Sadly, I didn’t really sleep very well – I have a pretty bad back and the seagulls started screaming at around 3am. Still, I woke up to the sun rising over the beach, took a stroll around the island and did some yoga stretches, and still felt pretty good (apart from the muscle pain).

After a delicious breakfast of fruit, bread, Nutella and even coffee, we prepared to head back to the mainland and to explore the town of Petra. In the centre of Petra stands a rock with a church on it, which is called the church of Glykfylousa Panagia. We walked up to the church, where we were able to sip some holy water and take in the view of Petra.

After that, Erica took us to a Women’s Cooperative, where they make the most amazing moussaka I’ve ever had. Try it! Their other food was good, too, but nothing like this moussaka. We strolled around for a bit, before preparing for our long journey to Eftalou.

We set off at around 3pm, with the intention of stopping for a drink along the way at a nice cocktail bar that Erica knew of. However, the seas started to get choppy, the wind picked up, and barely had we kayaked past a nudist beach when we saw a boat of refugees making its way towards us. Turkey is so close that you can clearly see it, meaning the journey was quite short – but, as we all know, it can be very dangerous. The shores, everywhere, were lined with slashed boats and abandoned life jackets – this is a humanitarian crisis, but it’s also awful for the environment. We were quite moved to hear them cheering with joy as they reached the shores of Europe, stopping to take selfies and pictures of each other. Their first impression of Europe, I like to think they will later tell their families, was six crazy ladies in colourful kayaks sailing by, smiling and waving. They smiled, waved back, and took photos of us. I wonder if those pictures will end up somewhere else!

Refugees who had just landed on shore
Refugees who had just landed on shore

We stopped a while later to rest, but the paddle was starting to get quite hard. The wind was facing us and our arms were hurting a lot. What we didn’t know when we stopped was that the worst was yet to come.

The next two hours was a battle against the wind and the sea. Salt water splashed into our faces, smearing my glasses and stinging everyone’s eyes, while I tried to stop my hat blowing away and our boat from veering into the sharp cliffs that were on our right. We passed the amazing-looking town of Molyvos, but we were focusing too much on rowing to really appreciate it. Waves started crashing over the kayaks, and all I could do was belt out Disney songs to try keeping everyone’s spirits up. I knew there was no Plan B… it was row or drown, and my adrenaline kept me going.

The sun was starting to set, and my friend was getting quite anxious about what was going to happen. If we stopped or slowed down, the waves could push us into the rocks. The girls behind us were lagging, but even Erica couldn’t slow down to help them at that point, as she’d put her own kayak at risk. We carried on, determined, and eventually Erica shouted over to us and asked if we wanted to land on the nearest beach – our intended destination was still another hour away. I said yes, feeling it was the best course of action.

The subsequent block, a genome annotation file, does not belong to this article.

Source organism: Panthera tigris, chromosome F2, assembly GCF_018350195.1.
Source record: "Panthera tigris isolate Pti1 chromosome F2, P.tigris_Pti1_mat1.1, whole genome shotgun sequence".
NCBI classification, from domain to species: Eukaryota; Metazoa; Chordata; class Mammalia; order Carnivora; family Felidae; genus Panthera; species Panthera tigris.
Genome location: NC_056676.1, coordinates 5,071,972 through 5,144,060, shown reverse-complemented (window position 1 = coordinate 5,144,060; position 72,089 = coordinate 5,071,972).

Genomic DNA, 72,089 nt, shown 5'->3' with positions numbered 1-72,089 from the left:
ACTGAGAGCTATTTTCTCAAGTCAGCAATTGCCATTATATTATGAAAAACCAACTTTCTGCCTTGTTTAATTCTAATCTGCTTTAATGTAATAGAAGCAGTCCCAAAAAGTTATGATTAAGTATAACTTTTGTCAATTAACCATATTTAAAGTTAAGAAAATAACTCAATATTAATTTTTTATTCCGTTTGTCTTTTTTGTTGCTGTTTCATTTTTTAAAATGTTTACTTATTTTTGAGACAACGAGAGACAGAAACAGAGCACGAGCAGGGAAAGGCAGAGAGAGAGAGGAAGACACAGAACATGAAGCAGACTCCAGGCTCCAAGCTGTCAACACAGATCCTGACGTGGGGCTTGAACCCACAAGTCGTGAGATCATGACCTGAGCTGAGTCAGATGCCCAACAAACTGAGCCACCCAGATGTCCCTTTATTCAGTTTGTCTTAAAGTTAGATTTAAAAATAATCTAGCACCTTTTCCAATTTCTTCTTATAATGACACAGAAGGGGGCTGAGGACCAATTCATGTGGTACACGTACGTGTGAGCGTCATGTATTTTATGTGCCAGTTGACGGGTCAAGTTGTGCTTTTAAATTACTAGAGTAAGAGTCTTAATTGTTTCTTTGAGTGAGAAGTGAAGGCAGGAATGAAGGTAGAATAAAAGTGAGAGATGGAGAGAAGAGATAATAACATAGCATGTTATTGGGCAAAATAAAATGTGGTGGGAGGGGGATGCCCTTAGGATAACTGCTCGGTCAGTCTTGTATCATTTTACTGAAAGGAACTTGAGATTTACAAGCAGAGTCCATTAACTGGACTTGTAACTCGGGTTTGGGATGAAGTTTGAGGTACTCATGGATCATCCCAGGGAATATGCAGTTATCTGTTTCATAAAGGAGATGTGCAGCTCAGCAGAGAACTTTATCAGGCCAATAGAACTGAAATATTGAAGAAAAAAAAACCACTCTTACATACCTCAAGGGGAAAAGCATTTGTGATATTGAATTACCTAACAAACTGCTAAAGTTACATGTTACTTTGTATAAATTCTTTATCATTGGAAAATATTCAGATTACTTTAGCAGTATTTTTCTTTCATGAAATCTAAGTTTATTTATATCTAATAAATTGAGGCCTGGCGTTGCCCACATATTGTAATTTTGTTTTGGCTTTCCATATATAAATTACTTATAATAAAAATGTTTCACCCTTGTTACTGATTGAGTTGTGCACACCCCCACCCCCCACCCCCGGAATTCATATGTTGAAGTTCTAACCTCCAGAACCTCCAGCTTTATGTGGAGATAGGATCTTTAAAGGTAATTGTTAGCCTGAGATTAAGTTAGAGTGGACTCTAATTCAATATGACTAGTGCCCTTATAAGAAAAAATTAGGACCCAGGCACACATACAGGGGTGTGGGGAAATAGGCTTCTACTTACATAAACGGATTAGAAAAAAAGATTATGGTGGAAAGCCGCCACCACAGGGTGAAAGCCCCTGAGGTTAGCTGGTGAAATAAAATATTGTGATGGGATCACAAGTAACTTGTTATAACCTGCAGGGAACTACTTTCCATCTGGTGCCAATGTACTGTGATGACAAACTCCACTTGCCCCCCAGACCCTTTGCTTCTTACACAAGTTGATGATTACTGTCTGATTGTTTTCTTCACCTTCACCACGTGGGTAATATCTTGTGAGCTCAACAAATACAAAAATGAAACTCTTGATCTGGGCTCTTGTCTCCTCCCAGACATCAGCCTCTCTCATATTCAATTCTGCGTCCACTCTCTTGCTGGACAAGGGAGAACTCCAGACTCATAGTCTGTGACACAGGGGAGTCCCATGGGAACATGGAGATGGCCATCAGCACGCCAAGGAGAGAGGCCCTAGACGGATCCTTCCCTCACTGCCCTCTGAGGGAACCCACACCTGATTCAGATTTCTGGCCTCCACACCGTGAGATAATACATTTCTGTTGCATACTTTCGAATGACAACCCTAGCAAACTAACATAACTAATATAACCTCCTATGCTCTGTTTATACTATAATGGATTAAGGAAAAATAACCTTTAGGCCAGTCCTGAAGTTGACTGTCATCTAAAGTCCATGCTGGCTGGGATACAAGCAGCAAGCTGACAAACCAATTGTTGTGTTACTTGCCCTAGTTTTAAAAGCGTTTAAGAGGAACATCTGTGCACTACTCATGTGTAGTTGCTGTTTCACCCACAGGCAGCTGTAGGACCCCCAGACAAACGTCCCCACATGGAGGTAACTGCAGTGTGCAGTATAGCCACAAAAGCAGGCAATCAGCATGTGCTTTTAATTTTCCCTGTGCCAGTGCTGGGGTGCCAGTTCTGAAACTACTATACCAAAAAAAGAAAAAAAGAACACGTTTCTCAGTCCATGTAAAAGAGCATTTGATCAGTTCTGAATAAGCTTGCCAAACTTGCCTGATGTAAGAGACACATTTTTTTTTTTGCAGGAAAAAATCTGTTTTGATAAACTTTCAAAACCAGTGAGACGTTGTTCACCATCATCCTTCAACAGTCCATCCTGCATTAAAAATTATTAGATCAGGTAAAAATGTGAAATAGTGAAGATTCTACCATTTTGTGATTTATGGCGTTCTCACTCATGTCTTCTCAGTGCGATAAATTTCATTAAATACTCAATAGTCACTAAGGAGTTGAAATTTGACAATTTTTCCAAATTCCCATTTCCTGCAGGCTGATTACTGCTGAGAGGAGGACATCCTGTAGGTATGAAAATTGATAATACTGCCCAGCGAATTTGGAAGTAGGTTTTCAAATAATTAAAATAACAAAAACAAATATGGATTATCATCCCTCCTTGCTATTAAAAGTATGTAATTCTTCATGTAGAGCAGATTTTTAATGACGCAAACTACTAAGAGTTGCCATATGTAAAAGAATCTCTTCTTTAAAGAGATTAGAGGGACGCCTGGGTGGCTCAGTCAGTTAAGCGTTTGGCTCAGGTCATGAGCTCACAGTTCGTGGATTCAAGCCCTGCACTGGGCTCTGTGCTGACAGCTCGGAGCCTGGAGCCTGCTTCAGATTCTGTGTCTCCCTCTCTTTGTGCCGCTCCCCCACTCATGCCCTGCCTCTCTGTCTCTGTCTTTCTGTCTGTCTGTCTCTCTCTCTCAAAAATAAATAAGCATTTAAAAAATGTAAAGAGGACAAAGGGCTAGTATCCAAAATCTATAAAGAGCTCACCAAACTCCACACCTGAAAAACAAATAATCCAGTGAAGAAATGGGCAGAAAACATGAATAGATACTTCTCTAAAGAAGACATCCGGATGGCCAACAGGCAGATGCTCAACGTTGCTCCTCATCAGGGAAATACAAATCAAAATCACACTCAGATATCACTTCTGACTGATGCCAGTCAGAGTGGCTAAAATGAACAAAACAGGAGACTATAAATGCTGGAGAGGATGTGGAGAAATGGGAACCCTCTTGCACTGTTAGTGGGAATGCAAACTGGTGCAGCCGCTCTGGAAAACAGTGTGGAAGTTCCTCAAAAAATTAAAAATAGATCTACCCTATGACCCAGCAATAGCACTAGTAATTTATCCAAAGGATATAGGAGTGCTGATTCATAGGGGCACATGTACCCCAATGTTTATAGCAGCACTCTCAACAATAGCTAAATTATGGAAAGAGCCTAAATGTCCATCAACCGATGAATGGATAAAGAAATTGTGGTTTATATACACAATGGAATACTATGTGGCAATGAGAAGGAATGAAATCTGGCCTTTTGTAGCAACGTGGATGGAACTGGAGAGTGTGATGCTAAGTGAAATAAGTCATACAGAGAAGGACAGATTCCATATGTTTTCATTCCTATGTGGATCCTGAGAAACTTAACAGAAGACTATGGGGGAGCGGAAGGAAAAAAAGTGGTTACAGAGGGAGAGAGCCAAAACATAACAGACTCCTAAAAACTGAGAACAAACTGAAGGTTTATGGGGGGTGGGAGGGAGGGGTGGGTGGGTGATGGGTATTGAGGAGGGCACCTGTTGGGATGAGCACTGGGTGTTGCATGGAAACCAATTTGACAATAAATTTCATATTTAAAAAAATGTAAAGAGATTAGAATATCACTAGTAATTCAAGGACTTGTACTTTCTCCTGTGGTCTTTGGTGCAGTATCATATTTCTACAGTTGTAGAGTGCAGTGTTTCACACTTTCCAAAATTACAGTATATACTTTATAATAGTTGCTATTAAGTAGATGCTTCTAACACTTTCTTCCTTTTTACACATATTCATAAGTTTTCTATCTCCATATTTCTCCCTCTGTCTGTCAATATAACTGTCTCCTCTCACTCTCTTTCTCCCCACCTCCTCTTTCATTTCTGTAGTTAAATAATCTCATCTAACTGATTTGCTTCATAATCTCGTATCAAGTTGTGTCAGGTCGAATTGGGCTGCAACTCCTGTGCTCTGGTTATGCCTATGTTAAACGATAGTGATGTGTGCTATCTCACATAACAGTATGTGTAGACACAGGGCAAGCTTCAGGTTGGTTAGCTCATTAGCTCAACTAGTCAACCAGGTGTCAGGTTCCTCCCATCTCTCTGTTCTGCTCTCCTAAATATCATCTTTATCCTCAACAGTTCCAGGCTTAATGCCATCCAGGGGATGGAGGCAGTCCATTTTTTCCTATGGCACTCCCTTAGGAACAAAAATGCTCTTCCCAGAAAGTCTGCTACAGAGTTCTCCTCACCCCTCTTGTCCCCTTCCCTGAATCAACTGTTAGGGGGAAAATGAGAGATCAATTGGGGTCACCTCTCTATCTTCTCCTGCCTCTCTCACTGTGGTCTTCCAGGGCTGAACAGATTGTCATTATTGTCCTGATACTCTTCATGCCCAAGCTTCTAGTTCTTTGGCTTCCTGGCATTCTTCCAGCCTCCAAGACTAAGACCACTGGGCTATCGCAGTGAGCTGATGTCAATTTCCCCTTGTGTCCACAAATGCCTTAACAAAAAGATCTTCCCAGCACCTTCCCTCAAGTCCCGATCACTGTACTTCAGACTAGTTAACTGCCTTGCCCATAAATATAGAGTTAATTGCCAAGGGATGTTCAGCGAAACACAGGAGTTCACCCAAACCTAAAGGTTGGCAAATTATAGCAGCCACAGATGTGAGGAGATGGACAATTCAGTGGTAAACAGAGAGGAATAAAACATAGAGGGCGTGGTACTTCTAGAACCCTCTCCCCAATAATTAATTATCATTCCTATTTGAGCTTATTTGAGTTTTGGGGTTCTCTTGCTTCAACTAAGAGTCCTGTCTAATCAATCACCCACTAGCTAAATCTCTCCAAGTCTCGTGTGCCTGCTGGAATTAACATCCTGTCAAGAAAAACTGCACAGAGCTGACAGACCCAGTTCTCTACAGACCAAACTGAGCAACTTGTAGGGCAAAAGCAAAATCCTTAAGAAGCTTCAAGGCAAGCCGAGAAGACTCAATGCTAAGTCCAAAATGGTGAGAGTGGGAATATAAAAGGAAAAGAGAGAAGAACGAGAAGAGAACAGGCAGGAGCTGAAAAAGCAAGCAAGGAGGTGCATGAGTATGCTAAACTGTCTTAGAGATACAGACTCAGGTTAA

We had turned around, having made our way around part of the island and facing East instead of North, meaning the waves were hitting us from the left. I was convinced we were going to capsize, and we nearly did a couple of times, but somehow we didn’t. On Erica’s command, we turned around until the wind was behind us, and let the waves carry us onto a beach. We landed, unscathed and without capsizing, just soaking wet and exhausted. We all hugged, lugged our boats further up onto the beach, and started to get changed. We were pretty much exposing ourselves when a nice, little old lady wandered over to see what we were doing.

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It turned out we were on a hotel’s beach, which was probably evident by the sun loungers, but she didn’t seem to mind. She chatted to Erica in a mixture of Greek and sign language for a while, before we decided we were OK to stay (which was good, as there weren’t many other options). As the night started to set in, we cleared a small area of grass behind a banana boat, which would act as our shield against the strong winds. We were surrounded by sheep, brambles and rocks, so we had to pack the tents in closely together.

Finally dry and with our accommodation set up, we headed up the hill to the nearest taverna (the old lady told us where it was), which provided us with some more wonderful food. By this point, I was so exhausted that I felt as it I was still on a boat, and I could barely think clearly enough to order food. But I managed, and after my delicious lamb, we walked back and I finally was able to sleep for the night.

To be continued…